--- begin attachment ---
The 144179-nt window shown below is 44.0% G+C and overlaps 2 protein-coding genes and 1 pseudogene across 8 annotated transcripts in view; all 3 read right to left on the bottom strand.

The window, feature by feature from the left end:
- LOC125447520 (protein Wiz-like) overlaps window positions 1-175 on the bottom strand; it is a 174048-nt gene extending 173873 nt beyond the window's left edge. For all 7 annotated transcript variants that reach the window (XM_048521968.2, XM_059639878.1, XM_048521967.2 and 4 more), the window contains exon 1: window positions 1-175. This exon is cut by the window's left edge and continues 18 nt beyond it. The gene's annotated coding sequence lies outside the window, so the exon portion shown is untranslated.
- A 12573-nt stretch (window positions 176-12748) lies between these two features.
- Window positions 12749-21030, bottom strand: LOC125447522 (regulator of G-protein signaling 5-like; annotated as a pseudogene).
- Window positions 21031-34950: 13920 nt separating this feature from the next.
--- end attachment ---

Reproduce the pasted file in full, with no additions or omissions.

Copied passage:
The 144179-nt window shown below is 44.0% G+C and overlaps 2 protein-coding genes and 1 pseudogene across 8 annotated transcripts in view; all 3 read right to left on the bottom strand.

The window, feature by feature from the left end:
- LOC125447520 (protein Wiz-like) overlaps window positions 1-175 on the bottom strand; it is a 174048-nt gene extending 173873 nt beyond the window's left edge. For all 7 annotated transcript variants that reach the window (XM_048521968.2, XM_059639878.1, XM_048521967.2 and 4 more), the window contains exon 1: window positions 1-175. This exon is cut by the window's left edge and continues 18 nt beyond it. The gene's annotated coding sequence lies outside the window, so the exon portion shown is untranslated.
- A 12573-nt stretch (window positions 176-12748) lies between these two features.
- Window positions 12749-21030, bottom strand: LOC125447522 (regulator of G-protein signaling 5-like; annotated as a pseudogene).
- Window positions 21031-34950: 13920 nt separating this feature from the next.